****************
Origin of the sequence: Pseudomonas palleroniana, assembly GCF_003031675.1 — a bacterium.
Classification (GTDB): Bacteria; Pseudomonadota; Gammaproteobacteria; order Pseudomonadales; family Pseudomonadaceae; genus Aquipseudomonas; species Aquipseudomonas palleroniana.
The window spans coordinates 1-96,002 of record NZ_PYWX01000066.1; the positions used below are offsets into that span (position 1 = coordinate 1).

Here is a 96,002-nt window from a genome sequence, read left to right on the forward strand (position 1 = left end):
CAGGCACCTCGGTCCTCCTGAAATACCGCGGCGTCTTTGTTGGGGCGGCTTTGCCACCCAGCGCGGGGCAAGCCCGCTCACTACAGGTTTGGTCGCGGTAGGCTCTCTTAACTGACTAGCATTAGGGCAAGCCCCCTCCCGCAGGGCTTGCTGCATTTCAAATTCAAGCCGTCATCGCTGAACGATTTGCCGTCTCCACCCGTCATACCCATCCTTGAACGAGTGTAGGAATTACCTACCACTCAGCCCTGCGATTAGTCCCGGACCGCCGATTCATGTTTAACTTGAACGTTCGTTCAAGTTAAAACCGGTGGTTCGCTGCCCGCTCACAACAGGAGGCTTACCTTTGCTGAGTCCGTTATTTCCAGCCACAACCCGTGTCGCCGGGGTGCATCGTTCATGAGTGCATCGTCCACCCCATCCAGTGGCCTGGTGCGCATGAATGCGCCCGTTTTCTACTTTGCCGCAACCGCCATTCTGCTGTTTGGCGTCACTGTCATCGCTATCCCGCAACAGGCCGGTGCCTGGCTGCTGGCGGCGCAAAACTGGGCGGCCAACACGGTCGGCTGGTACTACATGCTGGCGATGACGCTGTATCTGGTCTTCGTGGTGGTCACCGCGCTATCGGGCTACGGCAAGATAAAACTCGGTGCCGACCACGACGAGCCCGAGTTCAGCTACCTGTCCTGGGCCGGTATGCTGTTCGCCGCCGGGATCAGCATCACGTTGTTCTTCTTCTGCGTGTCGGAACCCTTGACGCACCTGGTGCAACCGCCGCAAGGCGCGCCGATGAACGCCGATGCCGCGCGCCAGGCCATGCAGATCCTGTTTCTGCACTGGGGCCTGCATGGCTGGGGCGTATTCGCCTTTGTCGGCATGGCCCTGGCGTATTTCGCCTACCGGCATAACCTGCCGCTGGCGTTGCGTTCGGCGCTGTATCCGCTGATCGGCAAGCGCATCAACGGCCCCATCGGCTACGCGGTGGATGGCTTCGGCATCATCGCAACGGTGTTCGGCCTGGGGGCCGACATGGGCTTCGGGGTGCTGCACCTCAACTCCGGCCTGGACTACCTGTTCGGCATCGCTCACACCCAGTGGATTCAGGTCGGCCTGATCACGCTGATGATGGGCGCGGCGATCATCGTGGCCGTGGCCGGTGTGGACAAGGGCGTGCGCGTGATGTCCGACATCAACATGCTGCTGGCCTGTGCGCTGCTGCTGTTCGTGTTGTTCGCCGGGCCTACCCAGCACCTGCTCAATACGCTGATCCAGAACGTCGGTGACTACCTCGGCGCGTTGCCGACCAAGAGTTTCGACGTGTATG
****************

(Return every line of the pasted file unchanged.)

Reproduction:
Origin of the sequence: Pseudomonas palleroniana, assembly GCF_003031675.1 — a bacterium.
Classification (GTDB): Bacteria; Pseudomonadota; Gammaproteobacteria; order Pseudomonadales; family Pseudomonadaceae; genus Aquipseudomonas; species Aquipseudomonas palleroniana.
The window spans coordinates 1-96,002 of record NZ_PYWX01000066.1; the positions used below are offsets into that span (position 1 = coordinate 1).

Here is a 96,002-nt window from a genome sequence, read left to right on the forward strand (position 1 = left end):
CAGGCACCTCGGTCCTCCTGAAATACCGCGGCGTCTTTGTTGGGGCGGCTTTGCCACCCAGCGCGGGGCAAGCCCGCTCACTACAGGTTTGGTCGCGGTAGGCTCTCTTAACTGACTAGCATTAGGGCAAGCCCCCTCCCGCAGGGCTTGCTGCATTTCAAATTCAAGCCGTCATCGCTGAACGATTTGCCGTCTCCACCCGTCATACCCATCCTTGAACGAGTGTAGGAATTACCTACCACTCAGCCCTGCGATTAGTCCCGGACCGCCGATTCATGTTTAACTTGAACGTTCGTTCAAGTTAAAACCGGTGGTTCGCTGCCCGCTCACAACAGGAGGCTTACCTTTGCTGAGTCCGTTATTTCCAGCCACAACCCGTGTCGCCGGGGTGCATCGTTCATGAGTGCATCGTCCACCCCATCCAGTGGCCTGGTGCGCATGAATGCGCCCGTTTTCTACTTTGCCGCAACCGCCATTCTGCTGTTTGGCGTCACTGTCATCGCTATCCCGCAACAGGCCGGTGCCTGGCTGCTGGCGGCGCAAAACTGGGCGGCCAACACGGTCGGCTGGTACTACATGCTGGCGATGACGCTGTATCTGGTCTTCGTGGTGGTCACCGCGCTATCGGGCTACGGCAAGATAAAACTCGGTGCCGACCACGACGAGCCCGAGTTCAGCTACCTGTCCTGGGCCGGTATGCTGTTCGCCGCCGGGATCAGCATCACGTTGTTCTTCTTCTGCGTGTCGGAACCCTTGACGCACCTGGTGCAACCGCCGCAAGGCGCGCCGATGAACGCCGATGCCGCGCGCCAGGCCATGCAGATCCTGTTTCTGCACTGGGGCCTGCATGGCTGGGGCGTATTCGCCTTTGTCGGCATGGCCCTGGCGTATTTCGCCTACCGGCATAACCTGCCGCTGGCGTTGCGTTCGGCGCTGTATCCGCTGATCGGCAAGCGCATCAACGGCCCCATCGGCTACGCGGTGGATGGCTTCGGCATCATCGCAACGGTGTTCGGCCTGGGGGCCGACATGGGCTTCGGGGTGCTGCACCTCAACTCCGGCCTGGACTACCTGTTCGGCATCGCTCACACCCAGTGGATTCAGGTCGGCCTGATCACGCTGATGATGGGCGCGGCGATCATCGTGGCCGTGGCCGGTGTGGACAAGGGCGTGCGCGTGATGTCCGACATCAACATGCTGCTGGCCTGTGCGCTGCTGCTGTTCGTGTTGTTCGCCGGGCCTACCCAGCACCTGCTCAATACGCTGATCCAGAACGTCGGTGACTACCTCGGCGCGTTGCCGACCAAGAGTTTCGACGTGTATG